When masses of tulips burst into life in springtime, it’s easy to understand how – with their elegant form, vivid colour and graceful movement – this flower has captured the imagination for centuries. “Once spring comes, they always bring smiles, oohs and aahs,” says third-generation flower farmer, Paul Tesselaar of Tesselaar Tulip Festival.
“They are one of the most exuberant flowers out there and will steal the show wherever they are grown. They come in an almost endless selection of shapes and colours to delight and add spectacle,” he says. If you too have fallen under the spell of this flower, which has inspired countless paintings, films and books, then planting your own tulip bulbs, either in the garden bed or pots, is a must.
But first, rethink everything you’ve heard about growing tulips. “Tulips may have a reputation for being ‘Prima Donnas’ but in most cases this is undeserved,” says Paul. “All you need to do is plant them into well drained soil in a sunny spot, water and enjoy the show.”
Here, Paul shares his expert tips for planting tulips, caring for them during winter and even how to make ‘bulb lasagne’ to enjoy an extended display of flowers in spring. Plus, we speak to Home Beautiful stylist Nonci Nyoni who shares her tips for turning your tulips into a stunning flower arrangement to enjoy indoors.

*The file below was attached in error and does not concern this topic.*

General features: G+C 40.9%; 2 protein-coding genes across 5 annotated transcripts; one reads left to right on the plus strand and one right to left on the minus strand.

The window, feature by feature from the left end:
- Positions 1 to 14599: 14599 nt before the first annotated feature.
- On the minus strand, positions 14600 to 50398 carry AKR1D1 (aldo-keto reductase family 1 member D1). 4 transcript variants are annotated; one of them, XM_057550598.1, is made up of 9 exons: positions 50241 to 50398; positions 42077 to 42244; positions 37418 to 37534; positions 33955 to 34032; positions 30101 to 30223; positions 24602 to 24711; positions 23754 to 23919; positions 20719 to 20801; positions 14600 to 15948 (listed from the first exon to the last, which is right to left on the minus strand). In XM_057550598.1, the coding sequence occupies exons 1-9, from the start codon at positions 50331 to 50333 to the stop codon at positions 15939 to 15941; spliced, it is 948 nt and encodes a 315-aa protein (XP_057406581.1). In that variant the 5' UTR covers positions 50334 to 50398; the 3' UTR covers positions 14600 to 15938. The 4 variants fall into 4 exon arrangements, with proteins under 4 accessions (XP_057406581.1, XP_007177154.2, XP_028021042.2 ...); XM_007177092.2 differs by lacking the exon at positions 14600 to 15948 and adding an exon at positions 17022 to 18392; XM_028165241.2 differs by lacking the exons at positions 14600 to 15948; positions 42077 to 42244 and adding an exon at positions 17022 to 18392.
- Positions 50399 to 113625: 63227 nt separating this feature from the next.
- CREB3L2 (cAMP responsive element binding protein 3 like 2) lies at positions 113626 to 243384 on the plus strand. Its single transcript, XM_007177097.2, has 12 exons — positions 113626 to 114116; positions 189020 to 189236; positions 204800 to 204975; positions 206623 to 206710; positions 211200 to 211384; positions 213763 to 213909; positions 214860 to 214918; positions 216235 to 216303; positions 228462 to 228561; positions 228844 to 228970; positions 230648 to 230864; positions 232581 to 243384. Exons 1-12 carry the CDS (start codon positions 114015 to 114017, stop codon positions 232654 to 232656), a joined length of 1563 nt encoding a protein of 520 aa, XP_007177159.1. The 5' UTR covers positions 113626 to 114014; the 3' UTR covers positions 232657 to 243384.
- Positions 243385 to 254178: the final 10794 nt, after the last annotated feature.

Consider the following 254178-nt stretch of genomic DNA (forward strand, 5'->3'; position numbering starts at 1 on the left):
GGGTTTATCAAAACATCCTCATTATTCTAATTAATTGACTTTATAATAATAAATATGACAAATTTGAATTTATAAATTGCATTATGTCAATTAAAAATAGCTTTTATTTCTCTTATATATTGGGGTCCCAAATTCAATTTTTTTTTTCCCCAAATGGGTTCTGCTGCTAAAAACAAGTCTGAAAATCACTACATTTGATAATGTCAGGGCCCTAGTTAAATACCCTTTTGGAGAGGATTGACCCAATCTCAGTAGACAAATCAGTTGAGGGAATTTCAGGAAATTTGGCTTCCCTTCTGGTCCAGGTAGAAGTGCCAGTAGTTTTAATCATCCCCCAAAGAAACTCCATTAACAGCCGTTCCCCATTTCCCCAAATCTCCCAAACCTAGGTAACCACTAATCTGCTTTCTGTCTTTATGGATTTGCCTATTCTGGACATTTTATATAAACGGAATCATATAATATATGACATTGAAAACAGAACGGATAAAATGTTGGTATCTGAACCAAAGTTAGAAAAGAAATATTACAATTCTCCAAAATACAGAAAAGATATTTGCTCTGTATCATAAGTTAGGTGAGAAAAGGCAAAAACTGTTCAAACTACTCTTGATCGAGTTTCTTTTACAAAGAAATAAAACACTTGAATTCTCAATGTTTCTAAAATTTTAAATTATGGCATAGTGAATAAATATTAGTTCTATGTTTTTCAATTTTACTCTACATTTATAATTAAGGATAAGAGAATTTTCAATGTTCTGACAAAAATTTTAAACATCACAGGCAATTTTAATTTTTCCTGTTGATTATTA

With sunny spring days on the horizon, the annual Tesselaar Tulip Festival will also shine again from 16 September to 15 October 2023. Immerse yourself in a breathtaking display of over a million tulip flowers at the festival, which will take place in Silvan, VIC. For more information, visit the Tesselaar Tulip Festival website.Tesselaar Tulip Festival 2023
Best growing conditions for tulips
Tulips grow best in a sunny location in free-draining soil. “Tulips originate in the mountains of Turkey and Central Asia, where they live in poor soils and harsh conditions,” says Paul. “In Australia, they grow best in the cool to Mediterranean climates with cold winters and dry summers.”
When do tulips flower in Australia?
Tulips flower in spring, says Paul, adding, “There are early, mid and late-flowering varieties of tulips. They an flower earlier in warmer climates and a little later in the cooler zones.”
When is the best time to harvest tulip flowers?
To ensure you have the longest vase life for tulips, Paul recommends picking the flowers early in the morning, “when the moisture content is high and the buds are still closed and blushing green.”
Cut flower stems at a 45 degree angle (so they have a larger surface area to hydrate from).
“Tulips are one of the only flowers that keep growing after they are picked,” says Paul, which means tulips can sometimes ‘flop over’ when placed in a vase.
How to make tulips stand straight
While we love the look of a vase of droopy tulips, if you prefer them to stand straight, Paul reccomends “Wrapping them in newspaper and popping them in a dark, cool room overnight. Or you can prick the stem just below the bud and they will soon stand to attention.”
Tulips’ beguiling beauty caused a socio-economic phenomenon known as ‘Tulipmania’ in the 1600s that had flower growers scrambling desperately to get their hands on rare bulbs that would unfurl into multicoloured flowers.Tulipmania
How to care for tulip bulbs in summer